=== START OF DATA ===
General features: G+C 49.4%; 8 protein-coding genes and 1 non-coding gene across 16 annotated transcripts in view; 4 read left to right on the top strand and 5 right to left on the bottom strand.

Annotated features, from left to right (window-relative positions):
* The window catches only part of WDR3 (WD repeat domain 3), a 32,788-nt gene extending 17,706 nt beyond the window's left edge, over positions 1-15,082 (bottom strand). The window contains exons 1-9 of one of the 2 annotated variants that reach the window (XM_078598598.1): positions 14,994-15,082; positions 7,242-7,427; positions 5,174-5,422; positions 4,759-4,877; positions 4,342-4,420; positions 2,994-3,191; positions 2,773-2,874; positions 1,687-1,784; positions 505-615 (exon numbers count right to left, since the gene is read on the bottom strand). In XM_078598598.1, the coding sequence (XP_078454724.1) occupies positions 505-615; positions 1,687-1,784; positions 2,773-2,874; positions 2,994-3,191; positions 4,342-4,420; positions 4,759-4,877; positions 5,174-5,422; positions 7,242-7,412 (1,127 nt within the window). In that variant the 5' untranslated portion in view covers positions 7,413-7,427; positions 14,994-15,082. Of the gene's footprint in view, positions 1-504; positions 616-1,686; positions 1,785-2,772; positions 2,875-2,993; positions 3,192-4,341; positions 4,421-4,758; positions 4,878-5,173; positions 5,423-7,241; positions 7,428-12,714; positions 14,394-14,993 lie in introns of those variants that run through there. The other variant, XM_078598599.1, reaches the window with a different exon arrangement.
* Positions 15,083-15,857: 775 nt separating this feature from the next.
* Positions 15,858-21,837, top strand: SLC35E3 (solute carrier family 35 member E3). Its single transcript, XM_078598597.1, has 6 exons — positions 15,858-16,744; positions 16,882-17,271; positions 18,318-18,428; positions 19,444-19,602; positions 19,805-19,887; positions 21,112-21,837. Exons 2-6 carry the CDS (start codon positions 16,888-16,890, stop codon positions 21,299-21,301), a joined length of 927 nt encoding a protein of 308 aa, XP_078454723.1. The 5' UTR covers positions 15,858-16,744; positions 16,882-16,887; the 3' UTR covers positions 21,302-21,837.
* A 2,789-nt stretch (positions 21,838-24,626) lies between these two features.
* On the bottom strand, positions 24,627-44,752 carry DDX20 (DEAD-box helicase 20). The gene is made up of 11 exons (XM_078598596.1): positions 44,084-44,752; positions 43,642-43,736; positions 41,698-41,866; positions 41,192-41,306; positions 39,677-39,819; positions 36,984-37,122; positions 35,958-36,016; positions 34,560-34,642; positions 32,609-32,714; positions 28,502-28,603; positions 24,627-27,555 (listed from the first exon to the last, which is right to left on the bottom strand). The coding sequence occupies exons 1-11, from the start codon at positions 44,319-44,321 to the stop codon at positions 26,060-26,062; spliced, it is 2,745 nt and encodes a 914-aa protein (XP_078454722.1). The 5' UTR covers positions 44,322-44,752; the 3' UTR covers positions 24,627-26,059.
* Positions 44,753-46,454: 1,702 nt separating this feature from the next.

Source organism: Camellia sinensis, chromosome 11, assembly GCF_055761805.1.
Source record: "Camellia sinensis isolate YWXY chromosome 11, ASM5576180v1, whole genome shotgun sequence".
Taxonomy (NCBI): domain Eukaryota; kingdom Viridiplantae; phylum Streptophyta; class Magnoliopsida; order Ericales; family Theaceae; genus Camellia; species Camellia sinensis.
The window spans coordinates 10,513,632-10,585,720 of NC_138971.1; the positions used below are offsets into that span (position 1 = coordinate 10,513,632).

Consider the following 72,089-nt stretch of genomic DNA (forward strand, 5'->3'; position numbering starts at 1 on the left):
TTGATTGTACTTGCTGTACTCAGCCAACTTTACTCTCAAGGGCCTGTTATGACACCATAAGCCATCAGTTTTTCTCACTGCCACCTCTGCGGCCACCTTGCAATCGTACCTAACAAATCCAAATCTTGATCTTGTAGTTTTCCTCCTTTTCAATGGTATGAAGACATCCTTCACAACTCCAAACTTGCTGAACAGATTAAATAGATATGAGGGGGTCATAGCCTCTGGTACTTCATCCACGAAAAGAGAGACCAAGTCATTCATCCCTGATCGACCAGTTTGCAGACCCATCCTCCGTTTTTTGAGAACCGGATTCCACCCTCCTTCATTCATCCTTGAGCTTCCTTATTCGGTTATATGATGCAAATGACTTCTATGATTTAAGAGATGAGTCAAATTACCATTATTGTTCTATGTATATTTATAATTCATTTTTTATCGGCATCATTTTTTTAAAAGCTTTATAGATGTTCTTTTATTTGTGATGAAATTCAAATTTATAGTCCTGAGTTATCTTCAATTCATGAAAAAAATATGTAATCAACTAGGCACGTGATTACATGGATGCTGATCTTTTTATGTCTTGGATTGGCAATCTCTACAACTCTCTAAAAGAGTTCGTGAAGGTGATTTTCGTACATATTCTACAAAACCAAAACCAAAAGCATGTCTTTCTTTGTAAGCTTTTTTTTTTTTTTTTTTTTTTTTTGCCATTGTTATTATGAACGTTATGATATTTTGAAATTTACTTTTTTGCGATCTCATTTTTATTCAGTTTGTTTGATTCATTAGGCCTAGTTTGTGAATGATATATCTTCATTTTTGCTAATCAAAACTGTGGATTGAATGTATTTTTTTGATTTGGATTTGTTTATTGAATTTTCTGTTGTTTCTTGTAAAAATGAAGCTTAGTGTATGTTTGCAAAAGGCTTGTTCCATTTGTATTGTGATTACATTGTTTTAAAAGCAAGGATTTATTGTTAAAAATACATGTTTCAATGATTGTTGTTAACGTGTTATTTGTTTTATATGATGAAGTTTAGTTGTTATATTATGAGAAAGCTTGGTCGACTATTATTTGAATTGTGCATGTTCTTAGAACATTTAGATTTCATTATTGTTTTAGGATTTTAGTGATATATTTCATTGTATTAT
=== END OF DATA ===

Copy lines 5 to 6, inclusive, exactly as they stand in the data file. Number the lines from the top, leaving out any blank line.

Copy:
* Positions 15,858-21,837, top strand: SLC35E3 (solute carrier family 35 member E3). Its single transcript, XM_078598597.1, has 6 exons — positions 15,858-16,744; positions 16,882-17,271; positions 18,318-18,428; positions 19,444-19,602; positions 19,805-19,887; positions 21,112-21,837. Exons 2-6 carry the CDS (start codon positions 16,888-16,890, stop codon positions 21,299-21,301), a joined length of 927 nt encoding a protein of 308 aa, XP_078454723.1. The 5' UTR covers positions 15,858-16,744; positions 16,882-16,887; the 3' UTR covers positions 21,302-21,837.
* A 2,789-nt stretch (positions 21,838-24,626) lies between these two features.